The unknown destination
ואמר יקוק אל-אברם לך-לך מארצך וממולדתך ומבית אביך אל-הארץ אשר אראך
Hashem said to Avram: “Go for yourself from your land, from your birthplace, from your father’s house, to the land which I will show you”
This week’s parsha contains the first record of Hashem interacting with Avraham, our forefather. It was a command for him to leave everything behind, and to travel to the (future) land of Israel. This land was for his future descendants to inherit as their own. This was considered one of Avraham’s ten tests, which he passed successfully. He had to abandon his entire family, save for his wife Sarah and nephew Lot. Avraham, who was the pillar of chessed, lovingkindness, could be accused of neglecting to take care of his aging father. Nevertheless, he followed the word of Hashem.
When Hashem presented this command, He was very specific about from where Avraham should be leaving. He listed Avraham’s homeland, his birthplace, and his father’s house. However, Hashem was very vague as to where Avraham would be going. Why didn’t Hashem tell him that his destination was the land of Israel? Rashi brings two explanations: to endear the land of Israel in his eyes, and to give him reward for each and every step he takes. The Steipler Gaon says that we can learn two amazing insights into human psychology from this statement of Rashi.
Rashi says that because Hashem didn’t reveal where Avraham was going, the land of Israel became very dear to him. This teaches us that if a person searches long and hard for something, not knowing how to reach their goal, they will feel tremendously appreciative when they finally achieve it. This appreciation develops into a strong endearment towards their goal; more so than if they had achieved it right away. For example, a person who works very hard to understand what they are studying, will appreciate the resolution much more than a person who understood it right away. This appreciation creates tremendous joy. Since people tend to remember better things that made them happy, this joy will help them retain the information for a much longer time. So too with Avraham and the land of Israel. This was all part of Hashem’s plan by hiding Avraham’s final destination from him.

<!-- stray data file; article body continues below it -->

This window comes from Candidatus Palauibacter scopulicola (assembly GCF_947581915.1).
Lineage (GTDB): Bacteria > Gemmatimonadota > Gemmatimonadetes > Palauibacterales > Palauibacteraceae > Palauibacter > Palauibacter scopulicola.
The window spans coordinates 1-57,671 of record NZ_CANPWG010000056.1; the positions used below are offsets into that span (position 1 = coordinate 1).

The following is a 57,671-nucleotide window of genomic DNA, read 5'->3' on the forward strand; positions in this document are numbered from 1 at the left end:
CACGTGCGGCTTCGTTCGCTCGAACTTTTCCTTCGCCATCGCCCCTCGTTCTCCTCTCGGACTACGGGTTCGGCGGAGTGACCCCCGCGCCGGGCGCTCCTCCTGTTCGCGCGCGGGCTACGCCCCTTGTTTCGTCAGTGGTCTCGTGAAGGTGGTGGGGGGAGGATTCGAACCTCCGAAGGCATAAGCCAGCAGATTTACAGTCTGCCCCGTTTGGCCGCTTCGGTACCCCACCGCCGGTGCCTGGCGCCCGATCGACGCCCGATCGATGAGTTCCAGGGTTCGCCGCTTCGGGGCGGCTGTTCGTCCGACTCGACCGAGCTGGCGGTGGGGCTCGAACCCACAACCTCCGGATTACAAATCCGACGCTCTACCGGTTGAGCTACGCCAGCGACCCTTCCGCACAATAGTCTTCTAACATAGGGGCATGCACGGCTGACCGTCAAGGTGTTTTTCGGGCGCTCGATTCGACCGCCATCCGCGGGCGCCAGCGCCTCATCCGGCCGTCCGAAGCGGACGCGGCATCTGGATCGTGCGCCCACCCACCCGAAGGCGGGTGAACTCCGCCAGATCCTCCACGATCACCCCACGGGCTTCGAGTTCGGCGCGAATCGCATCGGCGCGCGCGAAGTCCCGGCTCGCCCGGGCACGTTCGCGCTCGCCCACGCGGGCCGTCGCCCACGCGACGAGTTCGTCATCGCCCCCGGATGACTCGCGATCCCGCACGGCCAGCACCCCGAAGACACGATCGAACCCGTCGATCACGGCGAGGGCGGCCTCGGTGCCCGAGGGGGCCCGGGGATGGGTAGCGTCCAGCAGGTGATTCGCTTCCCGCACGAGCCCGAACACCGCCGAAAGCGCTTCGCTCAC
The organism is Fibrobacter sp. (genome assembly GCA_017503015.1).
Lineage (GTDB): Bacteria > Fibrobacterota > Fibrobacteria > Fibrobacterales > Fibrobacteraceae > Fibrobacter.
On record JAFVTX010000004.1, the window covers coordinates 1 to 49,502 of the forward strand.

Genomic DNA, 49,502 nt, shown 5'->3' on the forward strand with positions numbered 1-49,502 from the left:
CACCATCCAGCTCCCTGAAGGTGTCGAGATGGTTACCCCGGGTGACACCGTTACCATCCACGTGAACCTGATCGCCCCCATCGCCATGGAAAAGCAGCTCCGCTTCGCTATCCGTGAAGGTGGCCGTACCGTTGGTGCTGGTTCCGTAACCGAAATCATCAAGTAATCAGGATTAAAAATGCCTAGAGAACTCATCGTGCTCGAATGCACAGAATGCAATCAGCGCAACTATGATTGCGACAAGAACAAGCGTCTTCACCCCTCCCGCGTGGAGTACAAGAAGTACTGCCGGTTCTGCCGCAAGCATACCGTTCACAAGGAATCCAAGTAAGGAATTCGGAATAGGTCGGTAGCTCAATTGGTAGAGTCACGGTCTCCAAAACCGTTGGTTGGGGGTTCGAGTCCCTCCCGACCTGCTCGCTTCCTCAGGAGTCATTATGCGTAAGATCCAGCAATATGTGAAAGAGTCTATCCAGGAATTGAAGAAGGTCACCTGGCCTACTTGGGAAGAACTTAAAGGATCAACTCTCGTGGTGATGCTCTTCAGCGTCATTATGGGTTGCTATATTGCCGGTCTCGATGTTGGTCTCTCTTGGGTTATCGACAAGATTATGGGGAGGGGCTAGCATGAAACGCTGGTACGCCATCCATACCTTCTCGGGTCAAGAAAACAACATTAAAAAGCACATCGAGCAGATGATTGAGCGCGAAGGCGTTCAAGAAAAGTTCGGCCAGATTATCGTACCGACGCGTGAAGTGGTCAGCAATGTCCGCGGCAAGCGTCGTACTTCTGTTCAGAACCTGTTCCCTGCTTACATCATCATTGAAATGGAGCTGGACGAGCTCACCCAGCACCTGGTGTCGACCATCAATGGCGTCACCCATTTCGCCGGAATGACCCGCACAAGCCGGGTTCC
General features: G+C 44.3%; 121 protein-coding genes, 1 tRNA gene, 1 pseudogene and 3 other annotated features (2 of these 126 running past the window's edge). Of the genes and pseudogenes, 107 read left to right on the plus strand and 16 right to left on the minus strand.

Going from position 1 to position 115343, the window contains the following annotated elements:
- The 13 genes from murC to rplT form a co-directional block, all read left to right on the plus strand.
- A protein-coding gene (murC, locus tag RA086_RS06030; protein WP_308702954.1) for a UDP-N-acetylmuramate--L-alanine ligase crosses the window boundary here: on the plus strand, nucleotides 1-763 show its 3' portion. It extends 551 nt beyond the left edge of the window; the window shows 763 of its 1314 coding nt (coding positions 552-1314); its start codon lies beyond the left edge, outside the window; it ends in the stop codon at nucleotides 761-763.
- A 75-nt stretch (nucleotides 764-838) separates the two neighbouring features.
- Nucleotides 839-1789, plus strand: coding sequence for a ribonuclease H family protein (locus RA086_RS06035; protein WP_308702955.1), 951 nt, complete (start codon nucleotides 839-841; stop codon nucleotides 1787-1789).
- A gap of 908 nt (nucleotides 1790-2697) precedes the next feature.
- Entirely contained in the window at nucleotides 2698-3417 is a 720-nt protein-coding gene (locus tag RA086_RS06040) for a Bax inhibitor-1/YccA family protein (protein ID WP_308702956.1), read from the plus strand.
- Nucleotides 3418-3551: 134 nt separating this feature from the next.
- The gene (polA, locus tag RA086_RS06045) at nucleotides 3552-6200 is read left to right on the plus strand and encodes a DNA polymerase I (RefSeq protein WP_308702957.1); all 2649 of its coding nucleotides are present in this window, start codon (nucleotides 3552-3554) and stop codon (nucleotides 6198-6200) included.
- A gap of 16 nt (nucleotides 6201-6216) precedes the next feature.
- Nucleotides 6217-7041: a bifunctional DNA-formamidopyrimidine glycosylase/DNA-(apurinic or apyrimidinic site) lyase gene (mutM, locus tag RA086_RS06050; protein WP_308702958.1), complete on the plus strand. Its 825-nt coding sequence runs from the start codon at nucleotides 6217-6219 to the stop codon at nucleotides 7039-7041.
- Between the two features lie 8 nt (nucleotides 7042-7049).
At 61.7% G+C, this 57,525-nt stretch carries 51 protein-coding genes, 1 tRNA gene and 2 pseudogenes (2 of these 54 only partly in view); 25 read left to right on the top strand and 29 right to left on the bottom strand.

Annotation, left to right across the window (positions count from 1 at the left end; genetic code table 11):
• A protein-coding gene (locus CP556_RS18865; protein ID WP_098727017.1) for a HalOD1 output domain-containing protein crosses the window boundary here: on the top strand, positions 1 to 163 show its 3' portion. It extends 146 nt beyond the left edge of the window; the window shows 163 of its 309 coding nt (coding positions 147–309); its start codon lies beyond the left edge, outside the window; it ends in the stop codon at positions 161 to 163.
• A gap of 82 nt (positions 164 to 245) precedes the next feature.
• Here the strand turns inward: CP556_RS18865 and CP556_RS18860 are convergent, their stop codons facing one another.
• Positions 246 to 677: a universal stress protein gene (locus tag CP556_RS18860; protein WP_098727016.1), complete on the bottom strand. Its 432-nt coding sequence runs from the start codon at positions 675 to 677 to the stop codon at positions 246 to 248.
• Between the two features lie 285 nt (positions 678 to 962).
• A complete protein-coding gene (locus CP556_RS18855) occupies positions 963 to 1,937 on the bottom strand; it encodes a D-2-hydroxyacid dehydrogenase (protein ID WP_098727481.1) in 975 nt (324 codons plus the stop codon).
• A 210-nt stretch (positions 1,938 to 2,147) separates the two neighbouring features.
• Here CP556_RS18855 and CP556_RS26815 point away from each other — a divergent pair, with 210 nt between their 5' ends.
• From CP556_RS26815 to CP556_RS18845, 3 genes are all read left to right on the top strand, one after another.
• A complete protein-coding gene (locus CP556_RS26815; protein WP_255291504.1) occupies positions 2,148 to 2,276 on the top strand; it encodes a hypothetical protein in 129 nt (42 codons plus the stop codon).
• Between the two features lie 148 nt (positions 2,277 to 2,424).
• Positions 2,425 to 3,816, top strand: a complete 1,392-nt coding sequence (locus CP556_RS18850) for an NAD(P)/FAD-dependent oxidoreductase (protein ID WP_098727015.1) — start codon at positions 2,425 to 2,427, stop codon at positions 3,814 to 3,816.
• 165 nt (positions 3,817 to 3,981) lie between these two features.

Rashi also says that because Hashem didn’t reveal to Avraham where he was going, this gave him reward for every step that he took. We learn from this that had Avraham known where he was going, he wouldn’t have received as much reward. Why not? If Avraham had known where he was headed, he would have had the tiniest hint of self-interest in his journey. Knowing he was headed to a place of tranquility, each step he took would have been slightly lacking in its altruism. However, since Avraham didn’t actually know where he was going, every step he took was entirely for the sake of Heaven. He was only doing it because Hashem told him to; without the slightest hint of self-interest. This gave him great reward for his efforts. Hashem withholding this information was a tremendous chessed for Avraham, ensuring that he would get the maximum reward for following the command.
We can take this information and apply it to our own lives. Whenever something doesn’t come easy to us, we should know that it’s an opportunity. Hashem is giving us the chance to have a greater connection with our goal than we might even realize. As well, it’s not easy following Hashem’s Will for entirely altruistic reasons. However, every bit of self-interest that we can remove will correspondingly increase our reward. It’s not all-or-nothing, and surely within our grasp.
 Based on Birkas Peretz parshas Lech Lecha
 Genesis 12:1
 See Ohr HaChaim ad. loc.
 “Rashi” to Avos 5:3, citing Pirkei D’Rabbi Eliezer Chapter 26; Avos D’Rabbi Nosson, Machzor Vitri, Rambam, Rabbeinu Yonah, Rabbeinu Bachaye, Meiri ad. loc. Magen Avos by the Rashbatz ad. loc. says that everyone agrees that this was one of his ten tests
 Genesis 12:5
 See Rashi to ibid 11:32
 To ibid 12:1, quoting Bereishis Rabbah 39:9. See the following note
 Bereishis Rabbah loc. cit. However, Rashi says לתת לו שכר על כל דיבור ודיבור. I don’t know why he changes it from על כל פסיעה ופסיעה